Also removing heat is more energy efficient than heating in Model S (heat pump AC AFAIK).

I'm sure it seems that way in Finland. But there are more overheated than overchilled cars. And heat does far more damage, especially permanent damage. Both types must be dealt with, of course.

I'm with Timo on this one. With active cooling / heating, the battery pack does not depend on heat dissipation through the battery pack wall.

Imagine yourself in an air conditioned house in the hot dessert summer. You want good insulation to keep the heat out, not open the windows to "let the heat out" (how can you? it's hotter outside!).

Pretty simple-minded of the TM engineers to have not thought of a nice protective and insulating layer of plastic under the battery then! Send them an email suggesting it.

I'm sure they could use the laugh.

@Brian H, don't be so patronizing, you have pointed out quite a few NNIC -issues in the car yourself, this might well be one of those cases.

If it was removable, for seasonal use, there might be some use for it.

Why removable? I think permanent insulation is the way to go. Keep the cold away from the batteries.

As long as the batteries already are liquid cooled all one need to get rid of even more heat is a radiator. As we have seen on turbo cars with intercoolers there is really good effect in radiators. So even if the battery bottoms was heavily insulated heat would escape true radiators. Even when not driven a water pump and a fan forcing air thru the radiators would remove excessive heat without draining much power.

It's probable that convection heat loss through the bottom of the battery pack is part of the overall cooling system design, and that minimizes the size and weight of the radiator system. Kind of like a big radiator by itself. In any event the cooling fluid must be hotter than the outside air for cooling to occur, and in order to minimize that difference you need as much surface area as possible.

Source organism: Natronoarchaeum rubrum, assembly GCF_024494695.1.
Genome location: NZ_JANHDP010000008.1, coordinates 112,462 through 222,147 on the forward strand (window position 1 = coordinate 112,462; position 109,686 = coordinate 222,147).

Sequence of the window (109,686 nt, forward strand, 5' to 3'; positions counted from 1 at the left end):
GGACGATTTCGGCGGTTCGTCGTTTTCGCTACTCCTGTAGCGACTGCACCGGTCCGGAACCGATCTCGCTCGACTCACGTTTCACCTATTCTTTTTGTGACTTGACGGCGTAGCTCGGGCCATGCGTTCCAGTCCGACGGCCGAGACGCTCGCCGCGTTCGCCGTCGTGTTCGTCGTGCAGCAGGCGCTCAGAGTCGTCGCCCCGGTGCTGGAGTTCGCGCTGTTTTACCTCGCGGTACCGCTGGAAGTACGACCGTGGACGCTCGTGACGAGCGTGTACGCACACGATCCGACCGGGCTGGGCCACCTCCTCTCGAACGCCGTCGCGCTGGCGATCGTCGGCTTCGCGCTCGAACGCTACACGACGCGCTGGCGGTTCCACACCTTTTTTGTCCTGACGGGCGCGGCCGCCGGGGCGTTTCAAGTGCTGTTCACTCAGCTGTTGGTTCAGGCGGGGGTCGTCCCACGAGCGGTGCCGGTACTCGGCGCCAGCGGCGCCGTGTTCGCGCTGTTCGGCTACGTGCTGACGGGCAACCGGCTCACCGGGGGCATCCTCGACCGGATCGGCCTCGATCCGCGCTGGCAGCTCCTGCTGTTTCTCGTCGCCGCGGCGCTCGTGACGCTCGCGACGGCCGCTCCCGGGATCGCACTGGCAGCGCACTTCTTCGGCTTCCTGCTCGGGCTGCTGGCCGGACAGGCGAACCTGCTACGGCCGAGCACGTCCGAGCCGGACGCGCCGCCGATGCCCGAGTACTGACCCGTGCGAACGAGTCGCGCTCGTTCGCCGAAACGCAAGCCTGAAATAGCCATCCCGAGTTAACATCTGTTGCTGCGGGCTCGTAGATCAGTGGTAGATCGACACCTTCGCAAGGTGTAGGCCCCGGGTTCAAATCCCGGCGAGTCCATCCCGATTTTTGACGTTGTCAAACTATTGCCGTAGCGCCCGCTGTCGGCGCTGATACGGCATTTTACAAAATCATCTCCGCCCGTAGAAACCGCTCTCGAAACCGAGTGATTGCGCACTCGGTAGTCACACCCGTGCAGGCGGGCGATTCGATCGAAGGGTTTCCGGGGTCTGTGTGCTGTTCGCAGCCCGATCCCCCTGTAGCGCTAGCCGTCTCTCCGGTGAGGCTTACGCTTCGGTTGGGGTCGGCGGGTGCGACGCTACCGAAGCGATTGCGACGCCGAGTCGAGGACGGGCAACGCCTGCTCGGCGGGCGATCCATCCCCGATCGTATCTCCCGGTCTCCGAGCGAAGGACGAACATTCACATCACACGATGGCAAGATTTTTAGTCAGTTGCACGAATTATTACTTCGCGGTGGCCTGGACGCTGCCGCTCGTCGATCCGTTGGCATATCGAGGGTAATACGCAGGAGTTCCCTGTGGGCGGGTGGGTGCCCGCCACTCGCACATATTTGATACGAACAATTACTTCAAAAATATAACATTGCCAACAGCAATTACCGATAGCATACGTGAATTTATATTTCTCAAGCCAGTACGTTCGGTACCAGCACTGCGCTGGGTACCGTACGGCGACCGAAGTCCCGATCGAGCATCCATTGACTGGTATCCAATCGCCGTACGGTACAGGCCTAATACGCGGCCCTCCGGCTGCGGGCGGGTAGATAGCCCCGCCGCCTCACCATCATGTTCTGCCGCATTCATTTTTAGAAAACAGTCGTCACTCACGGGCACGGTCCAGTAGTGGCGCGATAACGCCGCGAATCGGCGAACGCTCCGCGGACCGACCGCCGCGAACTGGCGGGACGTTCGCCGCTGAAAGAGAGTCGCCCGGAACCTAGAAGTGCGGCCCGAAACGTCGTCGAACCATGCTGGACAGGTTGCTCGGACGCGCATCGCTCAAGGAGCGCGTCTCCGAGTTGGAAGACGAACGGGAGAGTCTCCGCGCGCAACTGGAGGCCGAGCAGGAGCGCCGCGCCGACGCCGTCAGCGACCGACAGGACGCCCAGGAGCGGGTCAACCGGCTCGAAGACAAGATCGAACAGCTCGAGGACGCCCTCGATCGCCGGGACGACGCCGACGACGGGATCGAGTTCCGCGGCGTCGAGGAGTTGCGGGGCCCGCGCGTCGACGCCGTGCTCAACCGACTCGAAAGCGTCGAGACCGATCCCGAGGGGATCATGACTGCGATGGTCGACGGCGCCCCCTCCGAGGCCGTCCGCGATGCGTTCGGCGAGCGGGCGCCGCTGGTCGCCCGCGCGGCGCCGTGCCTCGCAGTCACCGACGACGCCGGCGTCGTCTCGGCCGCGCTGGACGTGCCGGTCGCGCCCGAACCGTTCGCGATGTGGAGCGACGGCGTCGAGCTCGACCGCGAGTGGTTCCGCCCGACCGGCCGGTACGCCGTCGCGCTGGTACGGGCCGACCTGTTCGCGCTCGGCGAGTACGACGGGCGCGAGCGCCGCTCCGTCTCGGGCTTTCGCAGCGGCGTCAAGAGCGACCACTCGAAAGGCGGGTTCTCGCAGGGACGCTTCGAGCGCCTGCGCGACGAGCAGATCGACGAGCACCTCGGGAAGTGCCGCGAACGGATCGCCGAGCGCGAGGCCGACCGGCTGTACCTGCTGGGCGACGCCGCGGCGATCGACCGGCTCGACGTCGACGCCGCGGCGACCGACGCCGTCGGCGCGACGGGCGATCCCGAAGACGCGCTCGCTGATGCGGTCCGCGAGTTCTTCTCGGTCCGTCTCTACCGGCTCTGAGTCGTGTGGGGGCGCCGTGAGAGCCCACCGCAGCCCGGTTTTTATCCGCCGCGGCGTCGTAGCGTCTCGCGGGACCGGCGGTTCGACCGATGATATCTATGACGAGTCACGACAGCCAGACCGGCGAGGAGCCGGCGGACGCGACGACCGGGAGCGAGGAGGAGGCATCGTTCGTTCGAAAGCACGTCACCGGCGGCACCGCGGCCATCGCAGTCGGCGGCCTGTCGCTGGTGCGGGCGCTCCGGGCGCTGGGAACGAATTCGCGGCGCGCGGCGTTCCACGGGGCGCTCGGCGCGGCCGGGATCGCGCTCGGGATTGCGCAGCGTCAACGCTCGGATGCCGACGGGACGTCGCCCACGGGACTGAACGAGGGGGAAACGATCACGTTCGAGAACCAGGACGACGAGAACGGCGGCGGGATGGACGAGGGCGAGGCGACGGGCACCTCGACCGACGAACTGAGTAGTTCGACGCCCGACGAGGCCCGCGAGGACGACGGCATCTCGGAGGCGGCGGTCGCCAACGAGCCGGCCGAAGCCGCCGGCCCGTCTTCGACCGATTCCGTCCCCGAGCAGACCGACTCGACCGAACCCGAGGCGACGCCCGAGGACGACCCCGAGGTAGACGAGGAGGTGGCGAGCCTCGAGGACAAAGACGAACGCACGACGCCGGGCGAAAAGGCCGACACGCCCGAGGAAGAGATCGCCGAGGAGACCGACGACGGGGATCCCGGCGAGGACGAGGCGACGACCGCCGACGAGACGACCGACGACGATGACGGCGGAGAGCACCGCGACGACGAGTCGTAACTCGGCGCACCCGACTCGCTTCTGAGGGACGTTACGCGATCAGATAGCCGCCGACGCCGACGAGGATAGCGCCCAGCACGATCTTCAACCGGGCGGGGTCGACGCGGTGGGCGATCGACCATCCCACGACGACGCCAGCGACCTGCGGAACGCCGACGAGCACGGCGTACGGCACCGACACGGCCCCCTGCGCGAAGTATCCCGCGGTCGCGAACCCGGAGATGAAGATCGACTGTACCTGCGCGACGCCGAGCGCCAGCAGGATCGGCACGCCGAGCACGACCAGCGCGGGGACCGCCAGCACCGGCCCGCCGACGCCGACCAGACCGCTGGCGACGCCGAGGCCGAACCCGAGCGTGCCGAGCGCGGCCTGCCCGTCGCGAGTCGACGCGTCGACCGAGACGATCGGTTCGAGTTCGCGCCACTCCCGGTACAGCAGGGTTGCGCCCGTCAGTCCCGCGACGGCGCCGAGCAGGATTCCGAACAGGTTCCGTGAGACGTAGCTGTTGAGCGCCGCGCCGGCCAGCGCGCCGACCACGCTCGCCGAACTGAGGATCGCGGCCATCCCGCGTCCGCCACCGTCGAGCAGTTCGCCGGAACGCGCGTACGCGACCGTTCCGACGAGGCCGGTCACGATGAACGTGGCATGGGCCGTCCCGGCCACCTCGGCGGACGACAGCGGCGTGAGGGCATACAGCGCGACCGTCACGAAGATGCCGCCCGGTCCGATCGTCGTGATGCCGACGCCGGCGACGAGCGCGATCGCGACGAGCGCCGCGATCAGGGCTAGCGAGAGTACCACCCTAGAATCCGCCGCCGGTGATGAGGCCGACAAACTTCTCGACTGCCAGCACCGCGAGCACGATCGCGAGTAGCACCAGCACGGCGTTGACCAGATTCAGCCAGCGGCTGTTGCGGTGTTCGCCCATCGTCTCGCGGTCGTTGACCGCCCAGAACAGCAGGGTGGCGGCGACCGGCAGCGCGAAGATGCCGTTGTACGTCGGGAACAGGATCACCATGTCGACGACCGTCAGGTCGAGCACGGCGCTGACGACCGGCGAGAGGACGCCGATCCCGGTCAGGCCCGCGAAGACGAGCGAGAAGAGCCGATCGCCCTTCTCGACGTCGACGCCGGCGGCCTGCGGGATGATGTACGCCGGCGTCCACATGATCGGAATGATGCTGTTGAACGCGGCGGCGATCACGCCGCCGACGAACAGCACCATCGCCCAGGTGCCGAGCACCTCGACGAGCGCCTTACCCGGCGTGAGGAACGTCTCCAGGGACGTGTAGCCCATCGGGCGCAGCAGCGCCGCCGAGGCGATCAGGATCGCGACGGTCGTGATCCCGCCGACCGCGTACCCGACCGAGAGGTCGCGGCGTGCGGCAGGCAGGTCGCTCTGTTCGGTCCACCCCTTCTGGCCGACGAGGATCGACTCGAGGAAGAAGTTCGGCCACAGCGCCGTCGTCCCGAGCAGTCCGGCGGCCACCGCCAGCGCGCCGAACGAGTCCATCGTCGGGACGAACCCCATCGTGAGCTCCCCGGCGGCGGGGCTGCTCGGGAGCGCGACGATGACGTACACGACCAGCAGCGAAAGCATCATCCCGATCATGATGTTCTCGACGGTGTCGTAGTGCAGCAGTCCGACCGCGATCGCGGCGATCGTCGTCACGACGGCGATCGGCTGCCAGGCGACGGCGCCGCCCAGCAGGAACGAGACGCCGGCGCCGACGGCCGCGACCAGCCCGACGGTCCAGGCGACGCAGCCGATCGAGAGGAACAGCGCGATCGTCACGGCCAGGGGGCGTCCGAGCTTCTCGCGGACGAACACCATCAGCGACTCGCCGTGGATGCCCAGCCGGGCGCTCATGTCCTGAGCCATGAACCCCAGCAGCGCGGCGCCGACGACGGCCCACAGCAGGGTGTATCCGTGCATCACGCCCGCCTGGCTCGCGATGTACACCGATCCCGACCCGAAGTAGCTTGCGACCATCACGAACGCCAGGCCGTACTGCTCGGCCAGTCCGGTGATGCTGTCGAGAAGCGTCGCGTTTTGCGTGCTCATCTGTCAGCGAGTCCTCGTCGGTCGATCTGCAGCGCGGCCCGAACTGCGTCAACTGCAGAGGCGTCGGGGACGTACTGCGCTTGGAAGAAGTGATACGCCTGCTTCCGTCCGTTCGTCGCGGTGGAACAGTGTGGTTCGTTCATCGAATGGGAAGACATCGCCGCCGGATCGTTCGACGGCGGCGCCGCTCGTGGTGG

I'm just guessin'!

GAS;
prezackly.

The battery pack is big, and flat. High ratio of surface area to volume. It is not going to be easily insulated with a big, flat piece of plastic... that's why thermos bottles are round. Also it is ALUMINUM which is the best heat conductor after gold, silver, and copper- so any residual heat in the battery will conduct away to the body of the car by conduction. That can't be isolated, since the battery pack is also part of the structure of the car.

So, physics is not on the side of this idea.

DTsea;
Oil keerrect, except to note that the battery is sheathed in steel (for structural reasons).

Pretty much any metal is great heat conductor, steel doesn't fall far behind aluminum in that.

Pretty much just for that reason even small insulation between battery and that steel frame would make quite a big difference in heat insulation. Of course you would then need a bit bigger radiator to cool it down, but I don't think that would add significant amount to car total mass.